Alternatively, the subterranean formation may be pretreated either to minimize hydrogen peroxide decomposition or to distribute a decomposition catalyst uniformly within the contaminated area. This may be accomplished by introducing into the formation a pretreatment fluid which contains a compound that inactivates a hydrogen peroxide decomposition catalyst by reacting therewith, by complexing the decomposition catalyst, by dissolving and/or removing the decomposition catalyst or by deactivating catalytically active surfaces of the permeable subterranean formation. Suitable pretreatment fluids can be easily selected by one skilled in the art by referring to Schumb et al and other prior art. Phosphate salts are particularly desirable for incorporation into pretreatment fluids. Orthophosphate salts are known to precipitate many catalysts for hydrogen peroxide or precipitate on catalytically active surfaces. Salts of condensed phosphates, particularly pyrophosphate salts, are well known as stabilizers for peroxygen systems, and other condensed phosphates are well known to be suitable to complex, inactivate, or solubilize polyvalent ions which are often decomposition catalysts for hydrogen peroxide.
Pretreatment of a permeable subterranean formation may also be desirable to either improve the permeability of a formation containing clays or block the flow of an aqueous solution to a portion of the formation not containing a contaminant. Pretreatment with fluids containing potassium phosphate and surfactants is particularly desirable to improve the permeability of a formation containing a clay, while pretreatment with sodium salts or other clay swelling agents is desirable to block the aqueous hydrogen peroxide solution from contact with an uncontaminated portion of a formation.
It is particularly desirable to incorporate phosphate salts into an aqueous solution and/or a pretreating fluid because the phosphate salts are useful as pH buffers and provide the multiple functions of a stabilizing agent, a mobility control agent, a complexing/precipitating agent, and a surface deactivator.
The following examples are presented to instruct one skilled in the art of the best mode of practicing the present invention and are not intended to limit the scope of the invention.
The build-up of a biomass, an accumulation of slimes and cell material, can result in a decrease in permeability of a subterranean formation. This is a particular problem when the biomass plugs the formation at a site of introduction of a treating solution. Porous ceramic and firebrick test specimens 1.2×7.6×0.6 mm were suspended in culture tanks containing a sucrose solution to become fouled with a slime coating. Tests with dyes indicated the coatings to be primarily gram positive cells. The test specimens were immersed in dilute 0.5%, 1.8%, and 3% hydrogen peroxide solutions. The average percent removal of the slimes from the two types of test specimens was recorded as Table 1.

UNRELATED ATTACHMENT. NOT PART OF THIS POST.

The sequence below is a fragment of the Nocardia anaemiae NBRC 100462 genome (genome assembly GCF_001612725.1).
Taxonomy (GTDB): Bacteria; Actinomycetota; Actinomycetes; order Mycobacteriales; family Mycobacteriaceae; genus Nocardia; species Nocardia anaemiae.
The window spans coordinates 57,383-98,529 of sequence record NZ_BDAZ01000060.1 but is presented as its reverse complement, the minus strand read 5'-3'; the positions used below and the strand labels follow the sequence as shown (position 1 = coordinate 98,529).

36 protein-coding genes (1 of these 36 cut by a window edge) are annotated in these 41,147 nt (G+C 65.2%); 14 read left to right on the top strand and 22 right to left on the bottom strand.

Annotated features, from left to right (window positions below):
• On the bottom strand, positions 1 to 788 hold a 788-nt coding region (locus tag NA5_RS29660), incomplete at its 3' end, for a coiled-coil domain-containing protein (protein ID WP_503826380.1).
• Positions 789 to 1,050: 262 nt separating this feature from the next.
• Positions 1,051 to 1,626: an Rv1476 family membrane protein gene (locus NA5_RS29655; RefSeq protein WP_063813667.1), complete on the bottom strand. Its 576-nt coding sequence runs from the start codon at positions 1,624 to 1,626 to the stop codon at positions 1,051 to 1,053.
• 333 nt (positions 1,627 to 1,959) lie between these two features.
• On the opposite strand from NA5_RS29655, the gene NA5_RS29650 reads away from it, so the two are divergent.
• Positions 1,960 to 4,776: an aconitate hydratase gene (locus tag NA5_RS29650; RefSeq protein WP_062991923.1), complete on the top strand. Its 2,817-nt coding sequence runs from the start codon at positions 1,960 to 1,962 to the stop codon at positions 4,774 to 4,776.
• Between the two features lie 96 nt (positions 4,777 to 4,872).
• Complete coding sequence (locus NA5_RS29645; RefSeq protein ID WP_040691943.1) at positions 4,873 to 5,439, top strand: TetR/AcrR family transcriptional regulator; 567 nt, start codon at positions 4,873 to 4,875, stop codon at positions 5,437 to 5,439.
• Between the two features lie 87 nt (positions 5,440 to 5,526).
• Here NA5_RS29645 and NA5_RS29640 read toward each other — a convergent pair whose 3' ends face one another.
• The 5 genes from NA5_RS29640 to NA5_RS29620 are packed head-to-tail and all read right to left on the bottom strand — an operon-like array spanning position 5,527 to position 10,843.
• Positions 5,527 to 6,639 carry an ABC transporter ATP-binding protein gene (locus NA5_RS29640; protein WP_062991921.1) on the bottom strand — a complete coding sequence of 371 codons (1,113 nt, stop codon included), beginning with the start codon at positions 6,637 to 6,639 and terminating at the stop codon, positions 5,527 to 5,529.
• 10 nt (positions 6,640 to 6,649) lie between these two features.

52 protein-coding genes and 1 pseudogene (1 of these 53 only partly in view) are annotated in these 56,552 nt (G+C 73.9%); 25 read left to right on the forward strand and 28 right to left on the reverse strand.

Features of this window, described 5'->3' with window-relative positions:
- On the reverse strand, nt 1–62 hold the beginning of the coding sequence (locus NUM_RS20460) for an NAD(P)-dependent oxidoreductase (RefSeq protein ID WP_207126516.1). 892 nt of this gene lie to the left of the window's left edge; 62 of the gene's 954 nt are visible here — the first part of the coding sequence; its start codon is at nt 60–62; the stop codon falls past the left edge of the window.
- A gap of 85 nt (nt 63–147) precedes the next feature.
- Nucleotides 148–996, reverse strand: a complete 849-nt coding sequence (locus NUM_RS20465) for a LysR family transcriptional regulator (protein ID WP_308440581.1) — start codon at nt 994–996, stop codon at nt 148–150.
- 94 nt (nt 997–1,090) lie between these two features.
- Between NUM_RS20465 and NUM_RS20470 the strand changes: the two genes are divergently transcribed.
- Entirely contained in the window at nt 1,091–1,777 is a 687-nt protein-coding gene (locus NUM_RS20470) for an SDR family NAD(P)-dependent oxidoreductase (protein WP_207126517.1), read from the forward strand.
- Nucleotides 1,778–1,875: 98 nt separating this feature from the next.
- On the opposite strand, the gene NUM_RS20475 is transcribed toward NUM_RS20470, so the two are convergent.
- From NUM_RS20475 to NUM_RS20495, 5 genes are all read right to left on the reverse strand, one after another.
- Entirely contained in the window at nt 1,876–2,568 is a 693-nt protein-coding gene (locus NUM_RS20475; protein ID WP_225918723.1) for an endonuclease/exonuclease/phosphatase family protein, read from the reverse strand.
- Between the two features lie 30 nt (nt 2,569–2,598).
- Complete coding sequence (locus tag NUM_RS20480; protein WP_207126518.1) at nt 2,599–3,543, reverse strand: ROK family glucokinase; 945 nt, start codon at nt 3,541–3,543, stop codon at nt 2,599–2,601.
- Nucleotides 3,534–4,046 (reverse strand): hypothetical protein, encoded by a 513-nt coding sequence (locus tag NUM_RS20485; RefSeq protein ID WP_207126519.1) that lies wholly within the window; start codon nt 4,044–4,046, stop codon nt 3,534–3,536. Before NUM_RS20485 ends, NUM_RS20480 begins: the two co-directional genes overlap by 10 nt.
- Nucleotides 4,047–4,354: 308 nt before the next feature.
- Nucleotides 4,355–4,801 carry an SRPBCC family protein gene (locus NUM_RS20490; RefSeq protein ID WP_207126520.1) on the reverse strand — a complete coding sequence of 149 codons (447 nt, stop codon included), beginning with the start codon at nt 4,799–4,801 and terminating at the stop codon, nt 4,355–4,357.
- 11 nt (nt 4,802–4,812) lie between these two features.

Example 1 was repeated using hydrogen peroxide and dilute acids. The concentrations and results are reported as Table 2. The pH of 4% hydrochloric acid and 4% acetic acid solutions are about 1 and about 3 respectively.
Aqueous hydrogen peroxide solutions were used to remove slime material produced by bacteria utilizing water soluble gasoline fractions in a packed column through which water was circulated. The column was a 0.9 m diameter by 4.6 m high counterflow vertical air scrubber packed with polypropylene saddles. In the two-month period the scrubber efficiency for oxidizing water soluble gasoline fractions from the air dropped from 99% to 90%. Biomass build-up on the packing was believed to be the cause for the drop in scrubber efficiency. Normal flow through the scrubber was about 150 l/min but severe biofouling prevented proper draining, causing flooding in the scrubber above the packing. The scrubber flow was reduced to 68 liters/min to prevent further flooding.
Treatment with 0.8% hydrogen peroxide for 2 hours restored the flow to 150 liters/min.
An injection well was severely clogged with a biomass during the biodegradation of gasoline according to the process of U.S. Pat. No. 3,846,290 to Raymond. The formation was an unconsolidated sand with water to a depth of 3 to 5 meters and was contaminated with 5 liters of gasoline per m3 of sand. Hydrogen peroxide was injected with up to 0.8% hydrogen peroxide as indicated by Table 3. The flow increased from 14 l/min to 19 l/min in 1 hour and to the original flow, 28 l/min. in 4 hours. The dissolved oxygen at a test point 8 meters down gradient had risen from 0.4 mg/l to more than 15 mg/l after 96 hours.